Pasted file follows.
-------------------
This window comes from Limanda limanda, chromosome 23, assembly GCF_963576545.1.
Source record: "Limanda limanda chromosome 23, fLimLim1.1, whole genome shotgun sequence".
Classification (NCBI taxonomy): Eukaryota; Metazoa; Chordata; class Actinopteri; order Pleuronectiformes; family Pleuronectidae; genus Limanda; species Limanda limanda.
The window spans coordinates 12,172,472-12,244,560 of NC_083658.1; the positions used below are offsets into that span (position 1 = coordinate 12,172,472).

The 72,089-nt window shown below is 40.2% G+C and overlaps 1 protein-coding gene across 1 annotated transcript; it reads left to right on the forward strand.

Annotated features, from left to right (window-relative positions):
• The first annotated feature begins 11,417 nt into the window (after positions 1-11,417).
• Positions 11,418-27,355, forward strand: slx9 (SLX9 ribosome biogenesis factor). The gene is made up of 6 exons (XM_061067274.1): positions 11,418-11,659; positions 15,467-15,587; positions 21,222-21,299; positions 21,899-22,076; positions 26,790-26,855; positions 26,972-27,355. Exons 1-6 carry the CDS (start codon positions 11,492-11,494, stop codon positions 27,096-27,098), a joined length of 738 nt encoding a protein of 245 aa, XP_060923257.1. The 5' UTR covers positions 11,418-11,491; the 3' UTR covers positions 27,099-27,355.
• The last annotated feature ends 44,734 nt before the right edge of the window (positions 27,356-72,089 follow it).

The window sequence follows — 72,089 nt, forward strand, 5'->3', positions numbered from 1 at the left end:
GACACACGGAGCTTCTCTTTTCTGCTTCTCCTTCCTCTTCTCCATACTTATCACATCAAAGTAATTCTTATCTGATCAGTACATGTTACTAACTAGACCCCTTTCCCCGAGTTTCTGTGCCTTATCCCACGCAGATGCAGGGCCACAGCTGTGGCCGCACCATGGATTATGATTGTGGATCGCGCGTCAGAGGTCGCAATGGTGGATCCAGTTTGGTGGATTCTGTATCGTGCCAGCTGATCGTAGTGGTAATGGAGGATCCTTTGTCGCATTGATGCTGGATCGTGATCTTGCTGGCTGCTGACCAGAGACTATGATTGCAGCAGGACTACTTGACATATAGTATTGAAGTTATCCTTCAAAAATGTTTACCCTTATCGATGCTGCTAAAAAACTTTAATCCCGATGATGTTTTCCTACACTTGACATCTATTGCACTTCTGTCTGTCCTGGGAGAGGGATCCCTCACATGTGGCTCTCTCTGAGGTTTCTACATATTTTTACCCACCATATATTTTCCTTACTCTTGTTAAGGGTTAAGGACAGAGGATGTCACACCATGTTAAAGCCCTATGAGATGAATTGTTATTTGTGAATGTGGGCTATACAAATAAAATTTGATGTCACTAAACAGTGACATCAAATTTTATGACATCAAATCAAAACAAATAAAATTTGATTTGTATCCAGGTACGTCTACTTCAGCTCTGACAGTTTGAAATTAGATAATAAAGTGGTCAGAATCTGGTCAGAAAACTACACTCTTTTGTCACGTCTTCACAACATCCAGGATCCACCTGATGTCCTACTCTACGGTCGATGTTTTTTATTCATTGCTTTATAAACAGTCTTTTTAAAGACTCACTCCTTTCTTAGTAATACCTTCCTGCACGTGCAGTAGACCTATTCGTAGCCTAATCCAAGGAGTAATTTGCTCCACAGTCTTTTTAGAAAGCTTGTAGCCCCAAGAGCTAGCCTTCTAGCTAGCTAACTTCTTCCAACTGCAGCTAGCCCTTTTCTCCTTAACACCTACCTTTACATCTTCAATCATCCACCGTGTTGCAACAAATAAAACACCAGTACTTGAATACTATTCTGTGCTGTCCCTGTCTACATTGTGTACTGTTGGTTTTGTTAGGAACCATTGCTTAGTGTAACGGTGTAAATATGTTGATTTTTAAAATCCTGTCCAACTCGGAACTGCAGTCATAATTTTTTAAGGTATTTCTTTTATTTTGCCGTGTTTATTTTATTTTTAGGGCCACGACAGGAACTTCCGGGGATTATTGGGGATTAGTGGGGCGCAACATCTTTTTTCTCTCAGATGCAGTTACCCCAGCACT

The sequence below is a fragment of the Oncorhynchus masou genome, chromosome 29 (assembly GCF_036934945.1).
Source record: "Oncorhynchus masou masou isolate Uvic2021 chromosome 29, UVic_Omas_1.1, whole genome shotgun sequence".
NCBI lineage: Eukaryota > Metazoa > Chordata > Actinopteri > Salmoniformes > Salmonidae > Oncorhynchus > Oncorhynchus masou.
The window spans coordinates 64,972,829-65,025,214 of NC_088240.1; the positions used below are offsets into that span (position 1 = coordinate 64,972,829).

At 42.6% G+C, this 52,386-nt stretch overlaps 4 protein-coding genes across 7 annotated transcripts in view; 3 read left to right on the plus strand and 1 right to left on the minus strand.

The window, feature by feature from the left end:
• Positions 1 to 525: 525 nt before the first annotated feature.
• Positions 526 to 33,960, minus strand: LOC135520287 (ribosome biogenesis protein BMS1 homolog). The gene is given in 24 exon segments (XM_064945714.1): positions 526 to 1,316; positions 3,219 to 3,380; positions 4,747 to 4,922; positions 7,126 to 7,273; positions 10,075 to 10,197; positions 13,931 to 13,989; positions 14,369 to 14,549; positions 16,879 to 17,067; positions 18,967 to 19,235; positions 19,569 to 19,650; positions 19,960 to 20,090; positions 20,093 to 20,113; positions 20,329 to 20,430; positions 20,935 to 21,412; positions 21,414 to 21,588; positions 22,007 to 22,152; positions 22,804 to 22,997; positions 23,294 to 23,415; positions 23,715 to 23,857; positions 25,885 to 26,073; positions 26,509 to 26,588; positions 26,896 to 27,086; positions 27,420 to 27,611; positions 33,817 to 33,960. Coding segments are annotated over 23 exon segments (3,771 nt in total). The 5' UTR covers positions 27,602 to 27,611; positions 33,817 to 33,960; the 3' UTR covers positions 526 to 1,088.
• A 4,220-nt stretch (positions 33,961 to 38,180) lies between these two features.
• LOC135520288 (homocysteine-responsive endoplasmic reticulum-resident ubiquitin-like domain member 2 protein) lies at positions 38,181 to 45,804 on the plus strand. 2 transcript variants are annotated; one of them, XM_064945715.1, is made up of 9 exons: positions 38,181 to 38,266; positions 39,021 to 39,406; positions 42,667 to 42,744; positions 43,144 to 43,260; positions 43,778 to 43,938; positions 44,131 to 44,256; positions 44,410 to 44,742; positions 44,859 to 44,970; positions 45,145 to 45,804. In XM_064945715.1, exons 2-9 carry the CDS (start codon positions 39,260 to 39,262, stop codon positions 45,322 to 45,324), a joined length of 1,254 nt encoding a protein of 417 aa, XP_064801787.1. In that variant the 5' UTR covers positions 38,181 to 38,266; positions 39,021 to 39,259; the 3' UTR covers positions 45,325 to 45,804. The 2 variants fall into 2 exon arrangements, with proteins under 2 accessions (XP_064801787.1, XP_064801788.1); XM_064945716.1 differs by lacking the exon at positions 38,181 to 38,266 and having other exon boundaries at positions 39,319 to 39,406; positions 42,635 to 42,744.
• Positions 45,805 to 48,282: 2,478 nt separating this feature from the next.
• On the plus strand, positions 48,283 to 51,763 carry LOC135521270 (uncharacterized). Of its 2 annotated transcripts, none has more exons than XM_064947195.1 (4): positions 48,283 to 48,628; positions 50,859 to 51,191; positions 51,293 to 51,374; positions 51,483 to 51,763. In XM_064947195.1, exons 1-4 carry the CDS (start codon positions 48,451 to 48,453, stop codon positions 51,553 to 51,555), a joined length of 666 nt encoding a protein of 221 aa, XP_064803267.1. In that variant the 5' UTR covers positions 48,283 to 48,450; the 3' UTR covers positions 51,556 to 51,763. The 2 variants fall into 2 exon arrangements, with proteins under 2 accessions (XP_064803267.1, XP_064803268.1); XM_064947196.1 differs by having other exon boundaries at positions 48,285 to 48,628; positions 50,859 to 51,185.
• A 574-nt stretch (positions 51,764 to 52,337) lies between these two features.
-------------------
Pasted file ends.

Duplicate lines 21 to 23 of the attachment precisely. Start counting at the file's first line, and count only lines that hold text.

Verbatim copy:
• LOC135520288 (homocysteine-responsive endoplasmic reticulum-resident ubiquitin-like domain member 2 protein) lies at positions 38,181 to 45,804 on the plus strand. 2 transcript variants are annotated; one of them, XM_064945715.1, is made up of 9 exons: positions 38,181 to 38,266; positions 39,021 to 39,406; positions 42,667 to 42,744; positions 43,144 to 43,260; positions 43,778 to 43,938; positions 44,131 to 44,256; positions 44,410 to 44,742; positions 44,859 to 44,970; positions 45,145 to 45,804. In XM_064945715.1, exons 2-9 carry the CDS (start codon positions 39,260 to 39,262, stop codon positions 45,322 to 45,324), a joined length of 1,254 nt encoding a protein of 417 aa, XP_064801787.1. In that variant the 5' UTR covers positions 38,181 to 38,266; positions 39,021 to 39,259; the 3' UTR covers positions 45,325 to 45,804. The 2 variants fall into 2 exon arrangements, with proteins under 2 accessions (XP_064801787.1, XP_064801788.1); XM_064945716.1 differs by lacking the exon at positions 38,181 to 38,266 and having other exon boundaries at positions 39,319 to 39,406; positions 42,635 to 42,744.
• Positions 45,805 to 48,282: 2,478 nt separating this feature from the next.
• On the plus strand, positions 48,283 to 51,763 carry LOC135521270 (uncharacterized). Of its 2 annotated transcripts, none has more exons than XM_064947195.1 (4): positions 48,283 to 48,628; positions 50,859 to 51,191; positions 51,293 to 51,374; positions 51,483 to 51,763. In XM_064947195.1, exons 1-4 carry the CDS (start codon positions 48,451 to 48,453, stop codon positions 51,553 to 51,555), a joined length of 666 nt encoding a protein of 221 aa, XP_064803267.1. In that variant the 5' UTR covers positions 48,283 to 48,450; the 3' UTR covers positions 51,556 to 51,763. The 2 variants fall into 2 exon arrangements, with proteins under 2 accessions (XP_064803267.1, XP_064803268.1); XM_064947196.1 differs by having other exon boundaries at positions 48,285 to 48,628; positions 50,859 to 51,185.